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Part One Chapter 7
The following ten days were, as W. C. Fields said, "fraught with emi- nent  peril"--and  mad.  I  moved  in  with  Roland  Major in  the  really swank  apartment that belonged to Tim Gray's folks. We each had a bedroom, and there was a kitchenette with food in the icebox, and a huge living room where Major sat in his silk dressing gown composing his latest Hemingwayan short story--a choleric, red-faced, pudgy hater of everything, who could turn  on the warmest and most charming smile in the world when real life confronted him sweetly in the night. He sat like that at his desk, and I  jumped around over the thick soft rug, wearing only my chino pants. He'd  just written a story about a guy who comes to Denver for the first time. His name is Phil. His trav- eling companion is a mysterious and quiet fellow called Sam. Phil goes out to dig Denver and gets hung-up with arty types. He comes back to the hotel room. Lugubriously he says, "Sam, they're here too." And Sam is just looking out the window sadly. "Yes," says Sam, "I know." And the point was that Sam didn't have to go and look to know this. The arty types were all over America, sucking up its blood. Major and I were great pals; he thought I was the farthest thing from an arty type. Major liked good wines, just like Hemingway. He reminisced about his recent trip to France. "Ah, Sal, if you could sit with me high in the Bas- que country with a cool bottle of Poignon Dix-neuf, then you'd know there are other things besides boxcars."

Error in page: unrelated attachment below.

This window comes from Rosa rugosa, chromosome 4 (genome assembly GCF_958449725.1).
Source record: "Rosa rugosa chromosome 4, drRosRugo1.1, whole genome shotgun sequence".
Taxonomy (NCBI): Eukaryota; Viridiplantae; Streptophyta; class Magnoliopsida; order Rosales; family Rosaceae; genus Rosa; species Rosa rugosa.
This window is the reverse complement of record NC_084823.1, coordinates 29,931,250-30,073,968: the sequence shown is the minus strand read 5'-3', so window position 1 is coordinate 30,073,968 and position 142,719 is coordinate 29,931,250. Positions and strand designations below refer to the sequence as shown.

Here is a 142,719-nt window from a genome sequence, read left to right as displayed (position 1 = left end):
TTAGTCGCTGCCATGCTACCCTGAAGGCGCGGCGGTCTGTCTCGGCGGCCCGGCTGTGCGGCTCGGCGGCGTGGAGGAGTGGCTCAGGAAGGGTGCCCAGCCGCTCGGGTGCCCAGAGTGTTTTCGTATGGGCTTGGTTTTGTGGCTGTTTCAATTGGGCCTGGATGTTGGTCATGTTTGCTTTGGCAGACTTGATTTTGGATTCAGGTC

"I know that. It's just that I love boxcars and I love to read the names on them like Missouri Pacific, Great Northern, Rock Island Line. By  Gad, Major, if I could tell you everything that happened to me hitching here."